Upon arrival at the airport in Palma, you'll pick up your rental car and transfer to your hotel in the capital. Take some time to relax before heading out to explore. Not only is Palma de Mallorca an exciting metropolitan capital, but it's also a medieval historic gem. All around you'll find Moorish fortresses, royal palaces, and Gothic landmarks.
Day 4: Guided Tour of Palma de Mallorca - Afternoon Sailing Trip
In the morning you'll meet a local guide for a historical tour of Palma. Like much of southern Spain, the Balearic Islands have been occupied by various empires and cultures over the years. This includes everyone from the Romans and Visigoths to the Muslims, Christians, and even the Bourbons. Although Mallorca has officially been a part of Spain since the 13th century, you can still see many remnants of this history in Palma's historic landmarks.
One you'll visit is the Cathedral of Santa Maria of Palma, or simply the Palma Cathedral. This expansive Roman Catholic church was built by the Catalan Crown of Aragón in the 13th century over the site of a former Mosque that had been erected during Moorish rule. And even that sat on the site of the citadel of a previous Roman city.
Just opposite the cathedral is another stop on the tour: the Royal Palace of La Almudaina. Its position overlooking the Bay of Palma made it strategically important, which is why the Moors built a fortress there in the 10th century (before that the Romans occupied the site). Like with the Palma Cathedral, the Christians under King James II of Majorca built this Gothic fortified palace over the Muslim fortress after the conquest of the 13th century.
After the Palma tour, you'll drive to the port to depart for a half-day sailboat tour trip the beautiful Mallorcan coast. Make no mistake, it's the 344 miles (555 km) of gorgeous coastline that makes Mallorca the Balearic's most popular destination for summer holidaymakers. Rocky coves string the island like pearls, and running from its shores out to the horizon are vast expanses of water as blue as the cloudless sky.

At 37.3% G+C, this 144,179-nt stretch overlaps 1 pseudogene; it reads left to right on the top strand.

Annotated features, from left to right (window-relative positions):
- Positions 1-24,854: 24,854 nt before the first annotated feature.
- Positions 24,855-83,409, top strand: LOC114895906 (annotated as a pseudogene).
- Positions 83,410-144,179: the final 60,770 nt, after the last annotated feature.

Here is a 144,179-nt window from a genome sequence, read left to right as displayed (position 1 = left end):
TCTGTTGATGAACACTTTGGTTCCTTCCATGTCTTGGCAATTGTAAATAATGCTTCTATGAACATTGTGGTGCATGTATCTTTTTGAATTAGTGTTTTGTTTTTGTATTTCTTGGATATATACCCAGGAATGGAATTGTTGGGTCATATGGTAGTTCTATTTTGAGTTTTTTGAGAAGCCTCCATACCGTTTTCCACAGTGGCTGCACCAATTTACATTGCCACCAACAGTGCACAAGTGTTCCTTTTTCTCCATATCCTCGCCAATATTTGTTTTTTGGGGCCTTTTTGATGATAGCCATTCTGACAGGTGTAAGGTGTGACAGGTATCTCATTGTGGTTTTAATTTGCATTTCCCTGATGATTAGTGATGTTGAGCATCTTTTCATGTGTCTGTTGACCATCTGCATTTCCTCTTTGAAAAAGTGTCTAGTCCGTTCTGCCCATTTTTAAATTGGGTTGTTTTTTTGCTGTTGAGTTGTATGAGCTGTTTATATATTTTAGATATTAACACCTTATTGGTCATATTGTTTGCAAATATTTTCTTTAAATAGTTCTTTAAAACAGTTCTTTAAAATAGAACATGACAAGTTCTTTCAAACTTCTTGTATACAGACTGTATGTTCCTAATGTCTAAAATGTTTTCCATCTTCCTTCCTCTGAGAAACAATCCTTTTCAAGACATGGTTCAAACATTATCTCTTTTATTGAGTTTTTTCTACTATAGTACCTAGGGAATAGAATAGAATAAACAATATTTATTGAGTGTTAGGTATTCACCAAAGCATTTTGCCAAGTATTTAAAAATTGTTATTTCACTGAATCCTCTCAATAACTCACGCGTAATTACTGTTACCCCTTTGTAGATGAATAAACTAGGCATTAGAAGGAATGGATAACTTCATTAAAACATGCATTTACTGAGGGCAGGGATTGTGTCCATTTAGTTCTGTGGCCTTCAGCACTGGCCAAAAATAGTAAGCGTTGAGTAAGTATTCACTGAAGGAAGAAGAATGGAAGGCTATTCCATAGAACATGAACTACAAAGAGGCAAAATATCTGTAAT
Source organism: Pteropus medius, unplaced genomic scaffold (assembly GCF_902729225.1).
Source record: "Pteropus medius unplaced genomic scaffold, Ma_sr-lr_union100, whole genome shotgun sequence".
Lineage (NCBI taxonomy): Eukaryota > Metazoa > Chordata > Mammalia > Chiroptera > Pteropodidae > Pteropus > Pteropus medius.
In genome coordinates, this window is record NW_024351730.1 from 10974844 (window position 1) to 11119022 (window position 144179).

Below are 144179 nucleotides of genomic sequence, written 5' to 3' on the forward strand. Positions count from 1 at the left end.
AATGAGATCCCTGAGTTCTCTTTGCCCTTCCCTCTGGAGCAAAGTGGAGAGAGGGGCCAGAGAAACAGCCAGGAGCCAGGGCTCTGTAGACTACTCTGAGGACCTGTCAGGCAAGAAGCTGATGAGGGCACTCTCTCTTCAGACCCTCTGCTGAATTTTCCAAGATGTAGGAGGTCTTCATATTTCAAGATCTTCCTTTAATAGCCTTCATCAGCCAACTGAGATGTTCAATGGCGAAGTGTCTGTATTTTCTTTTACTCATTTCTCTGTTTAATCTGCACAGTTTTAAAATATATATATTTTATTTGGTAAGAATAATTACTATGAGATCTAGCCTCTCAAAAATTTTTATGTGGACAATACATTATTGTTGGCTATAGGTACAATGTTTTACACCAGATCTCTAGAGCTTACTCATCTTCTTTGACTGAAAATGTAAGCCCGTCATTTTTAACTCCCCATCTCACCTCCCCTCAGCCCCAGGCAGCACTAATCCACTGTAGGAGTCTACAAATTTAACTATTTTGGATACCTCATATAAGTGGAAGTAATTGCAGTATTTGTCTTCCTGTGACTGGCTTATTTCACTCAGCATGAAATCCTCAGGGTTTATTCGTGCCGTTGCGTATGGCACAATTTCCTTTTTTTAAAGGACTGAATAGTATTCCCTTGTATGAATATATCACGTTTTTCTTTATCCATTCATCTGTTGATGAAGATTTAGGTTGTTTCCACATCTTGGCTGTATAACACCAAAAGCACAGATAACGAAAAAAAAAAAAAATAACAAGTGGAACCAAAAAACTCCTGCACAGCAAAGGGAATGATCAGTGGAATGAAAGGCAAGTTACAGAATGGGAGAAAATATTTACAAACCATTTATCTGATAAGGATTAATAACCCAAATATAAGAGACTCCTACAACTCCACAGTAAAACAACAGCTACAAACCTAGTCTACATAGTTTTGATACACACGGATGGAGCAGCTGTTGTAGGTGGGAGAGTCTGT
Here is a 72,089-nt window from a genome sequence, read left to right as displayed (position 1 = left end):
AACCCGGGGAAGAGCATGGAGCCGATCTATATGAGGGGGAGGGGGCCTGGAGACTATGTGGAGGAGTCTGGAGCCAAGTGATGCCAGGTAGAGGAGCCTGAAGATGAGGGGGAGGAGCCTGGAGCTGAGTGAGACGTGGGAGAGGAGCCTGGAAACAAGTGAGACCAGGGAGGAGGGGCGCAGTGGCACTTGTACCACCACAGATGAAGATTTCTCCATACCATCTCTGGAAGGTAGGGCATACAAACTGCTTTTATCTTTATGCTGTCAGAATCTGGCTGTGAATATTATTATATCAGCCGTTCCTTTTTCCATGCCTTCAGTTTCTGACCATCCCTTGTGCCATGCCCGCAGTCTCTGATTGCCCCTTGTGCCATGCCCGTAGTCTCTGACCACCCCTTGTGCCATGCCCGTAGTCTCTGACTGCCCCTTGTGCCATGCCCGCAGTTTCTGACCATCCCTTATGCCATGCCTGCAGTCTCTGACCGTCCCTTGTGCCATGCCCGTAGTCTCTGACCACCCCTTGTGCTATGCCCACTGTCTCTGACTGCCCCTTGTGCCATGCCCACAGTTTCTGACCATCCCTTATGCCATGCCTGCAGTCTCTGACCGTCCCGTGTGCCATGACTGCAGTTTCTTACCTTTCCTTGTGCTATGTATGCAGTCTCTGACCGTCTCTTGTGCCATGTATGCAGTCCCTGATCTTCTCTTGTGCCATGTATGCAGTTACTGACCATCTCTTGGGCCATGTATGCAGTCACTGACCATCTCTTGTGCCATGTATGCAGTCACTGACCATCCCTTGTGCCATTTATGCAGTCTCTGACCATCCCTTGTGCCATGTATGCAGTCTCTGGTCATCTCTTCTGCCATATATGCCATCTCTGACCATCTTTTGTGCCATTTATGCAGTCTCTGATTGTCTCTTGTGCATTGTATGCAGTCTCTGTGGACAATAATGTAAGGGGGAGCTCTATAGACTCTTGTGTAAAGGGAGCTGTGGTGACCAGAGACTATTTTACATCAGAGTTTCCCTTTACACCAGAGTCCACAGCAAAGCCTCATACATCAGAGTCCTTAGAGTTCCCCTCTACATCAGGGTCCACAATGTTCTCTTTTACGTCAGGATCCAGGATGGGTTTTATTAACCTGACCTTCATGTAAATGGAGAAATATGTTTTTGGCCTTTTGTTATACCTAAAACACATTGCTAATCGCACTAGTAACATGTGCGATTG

This boat tour will take you to various points on Mallorca, and each has its virtues. The eastern side of the island is home to some postcard beaches like the white sands and crystalline waters of Cala Formentor. Further south you'll find pine-shrouded coves guarding turquoise waters, like at Caló des Moro. And on the west side are some attractive rocky inlets comprised of small cliffs perfect for diving.
Day 5: Hiking the Tramuntana Mountains - Village Tour
A guide will pick you up from your hotel in the morning and drive you to another of Mallorca's highlights: the Tramuntana Mountains. Located on the northwest of the island, these limestone mountains with sharp ridges and handsome bluffs are a hiker's dream. You'll be enjoying a medium difficulty hike that takes between 1.5-3 hours and requires no more specialized equipment than hiking boots or athletic shoes. Expect breathtaking views of the coast from many lookout points.
You'll also visit some of the historic mountain villages famous in the area. These include the carless hilltop hamlet of Valldemossa, the tranquil cove and rocky beach of coastal Deià, and Sóller, with its rickety wooden cable cars and long waterfront promenade.
These villages have long been home to painters, musicians, and writers from across the globe. They're attracted to the area by the relaxed way of life, endless sunny afternoons, and the ideal location between a pine-covered hillside and the glimmering Mediterranean sea. Valldemossa, in particular, is home to the 14th century Real Cartuja, a well-preserved Carthusian Monastery. Here the composer Frédéric Chopin and his lover George Sand rented rooms in the winter of 1838.
Day 6: Depart Spain from Mallorca
In the morning, a driver will meet you and transfer you to the airport. You'll then catch a flight back to mainland Spain, where you'll meet your connecting flight home. Adios!